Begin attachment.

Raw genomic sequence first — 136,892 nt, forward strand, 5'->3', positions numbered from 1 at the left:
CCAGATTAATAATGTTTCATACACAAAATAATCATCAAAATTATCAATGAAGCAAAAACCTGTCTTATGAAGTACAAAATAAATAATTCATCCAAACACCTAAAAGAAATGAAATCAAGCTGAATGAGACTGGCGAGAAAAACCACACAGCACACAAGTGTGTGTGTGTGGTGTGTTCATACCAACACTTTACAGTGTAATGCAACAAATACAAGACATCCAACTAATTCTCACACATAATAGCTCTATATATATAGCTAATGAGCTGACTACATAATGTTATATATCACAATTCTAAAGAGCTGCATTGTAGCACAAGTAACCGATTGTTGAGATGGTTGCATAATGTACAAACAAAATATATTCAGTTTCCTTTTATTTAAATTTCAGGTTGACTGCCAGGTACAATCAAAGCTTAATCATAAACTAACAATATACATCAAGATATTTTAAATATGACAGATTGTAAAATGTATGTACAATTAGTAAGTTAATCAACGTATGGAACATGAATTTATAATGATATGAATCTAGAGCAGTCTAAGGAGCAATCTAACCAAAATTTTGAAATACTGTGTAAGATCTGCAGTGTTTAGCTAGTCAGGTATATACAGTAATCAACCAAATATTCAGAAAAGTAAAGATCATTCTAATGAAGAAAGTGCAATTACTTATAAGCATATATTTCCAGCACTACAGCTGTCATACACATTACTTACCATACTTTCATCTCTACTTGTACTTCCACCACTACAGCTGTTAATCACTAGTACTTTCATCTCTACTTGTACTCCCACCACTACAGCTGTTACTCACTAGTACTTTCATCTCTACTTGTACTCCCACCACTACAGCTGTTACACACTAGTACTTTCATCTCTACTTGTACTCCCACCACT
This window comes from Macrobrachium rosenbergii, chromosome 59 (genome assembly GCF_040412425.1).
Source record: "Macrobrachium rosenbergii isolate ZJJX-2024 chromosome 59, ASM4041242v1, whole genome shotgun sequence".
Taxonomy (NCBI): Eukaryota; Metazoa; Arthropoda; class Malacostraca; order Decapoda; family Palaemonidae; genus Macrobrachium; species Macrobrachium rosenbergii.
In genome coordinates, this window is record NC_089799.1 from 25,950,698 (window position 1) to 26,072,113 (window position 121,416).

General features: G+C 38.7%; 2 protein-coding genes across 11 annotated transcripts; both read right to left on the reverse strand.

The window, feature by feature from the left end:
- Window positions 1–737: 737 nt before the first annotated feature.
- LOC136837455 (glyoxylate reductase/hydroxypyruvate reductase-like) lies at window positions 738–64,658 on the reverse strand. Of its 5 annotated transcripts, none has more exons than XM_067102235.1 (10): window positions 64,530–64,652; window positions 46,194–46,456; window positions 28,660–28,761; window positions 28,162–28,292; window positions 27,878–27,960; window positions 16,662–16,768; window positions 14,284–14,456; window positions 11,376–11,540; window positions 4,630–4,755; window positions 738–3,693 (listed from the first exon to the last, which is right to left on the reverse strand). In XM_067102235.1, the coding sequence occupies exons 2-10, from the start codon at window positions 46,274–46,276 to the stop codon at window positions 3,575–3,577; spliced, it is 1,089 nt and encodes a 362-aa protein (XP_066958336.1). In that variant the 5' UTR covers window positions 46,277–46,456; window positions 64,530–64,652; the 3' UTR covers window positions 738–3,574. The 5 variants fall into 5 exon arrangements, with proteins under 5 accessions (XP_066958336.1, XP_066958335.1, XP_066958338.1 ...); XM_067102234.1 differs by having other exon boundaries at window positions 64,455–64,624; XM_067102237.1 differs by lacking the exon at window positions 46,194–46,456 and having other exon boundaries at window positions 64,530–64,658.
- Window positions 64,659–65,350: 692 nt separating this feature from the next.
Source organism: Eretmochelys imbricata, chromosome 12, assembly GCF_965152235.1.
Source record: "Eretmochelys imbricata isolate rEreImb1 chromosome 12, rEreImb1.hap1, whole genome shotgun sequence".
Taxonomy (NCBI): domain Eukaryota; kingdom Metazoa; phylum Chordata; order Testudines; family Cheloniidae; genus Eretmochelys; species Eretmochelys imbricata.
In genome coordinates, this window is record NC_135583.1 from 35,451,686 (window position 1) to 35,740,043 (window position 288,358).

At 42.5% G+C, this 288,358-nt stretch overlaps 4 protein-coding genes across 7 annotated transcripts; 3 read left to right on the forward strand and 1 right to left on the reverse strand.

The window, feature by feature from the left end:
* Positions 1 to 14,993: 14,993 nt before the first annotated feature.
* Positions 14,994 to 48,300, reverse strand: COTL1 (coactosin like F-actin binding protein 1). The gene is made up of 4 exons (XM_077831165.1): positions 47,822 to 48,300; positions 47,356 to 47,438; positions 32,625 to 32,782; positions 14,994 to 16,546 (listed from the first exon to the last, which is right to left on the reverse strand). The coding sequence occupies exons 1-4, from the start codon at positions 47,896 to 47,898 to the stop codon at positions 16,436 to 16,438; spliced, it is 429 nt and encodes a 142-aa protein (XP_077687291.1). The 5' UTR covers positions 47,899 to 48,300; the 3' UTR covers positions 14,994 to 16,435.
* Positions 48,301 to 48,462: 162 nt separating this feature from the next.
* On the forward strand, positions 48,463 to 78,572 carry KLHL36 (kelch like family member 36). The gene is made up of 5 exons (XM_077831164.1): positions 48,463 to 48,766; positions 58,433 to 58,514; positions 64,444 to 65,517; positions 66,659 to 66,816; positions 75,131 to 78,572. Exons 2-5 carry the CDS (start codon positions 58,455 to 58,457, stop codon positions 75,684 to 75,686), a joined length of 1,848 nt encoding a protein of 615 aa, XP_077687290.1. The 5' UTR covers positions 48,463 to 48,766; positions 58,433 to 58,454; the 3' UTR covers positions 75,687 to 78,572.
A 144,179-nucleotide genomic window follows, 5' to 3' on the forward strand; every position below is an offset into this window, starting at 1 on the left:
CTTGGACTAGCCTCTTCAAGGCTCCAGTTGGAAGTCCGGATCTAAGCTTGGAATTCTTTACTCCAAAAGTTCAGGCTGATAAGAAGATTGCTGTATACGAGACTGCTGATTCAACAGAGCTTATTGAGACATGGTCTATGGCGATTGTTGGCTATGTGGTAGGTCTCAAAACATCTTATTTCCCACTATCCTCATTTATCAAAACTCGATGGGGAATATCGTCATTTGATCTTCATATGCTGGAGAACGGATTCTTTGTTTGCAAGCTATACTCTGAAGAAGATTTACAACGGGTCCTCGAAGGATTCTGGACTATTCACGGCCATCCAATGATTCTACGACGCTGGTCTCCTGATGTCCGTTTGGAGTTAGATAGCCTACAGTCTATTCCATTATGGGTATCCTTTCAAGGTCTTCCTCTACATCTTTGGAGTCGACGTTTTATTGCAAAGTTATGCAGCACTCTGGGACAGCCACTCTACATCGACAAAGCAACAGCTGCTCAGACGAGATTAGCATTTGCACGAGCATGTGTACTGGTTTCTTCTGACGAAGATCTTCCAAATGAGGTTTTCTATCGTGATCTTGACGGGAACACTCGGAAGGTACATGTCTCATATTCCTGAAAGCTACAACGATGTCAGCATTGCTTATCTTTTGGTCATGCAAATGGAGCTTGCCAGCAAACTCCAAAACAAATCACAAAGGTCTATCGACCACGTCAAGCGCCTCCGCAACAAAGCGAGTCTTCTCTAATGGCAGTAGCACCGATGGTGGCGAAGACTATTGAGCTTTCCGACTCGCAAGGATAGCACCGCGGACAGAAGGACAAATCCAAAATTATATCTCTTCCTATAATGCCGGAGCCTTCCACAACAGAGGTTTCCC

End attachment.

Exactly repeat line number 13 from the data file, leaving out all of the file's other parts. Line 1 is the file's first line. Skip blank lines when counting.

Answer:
Source record: "Eretmochelys imbricata isolate rEreImb1 chromosome 12, rEreImb1.hap1, whole genome shotgun sequence".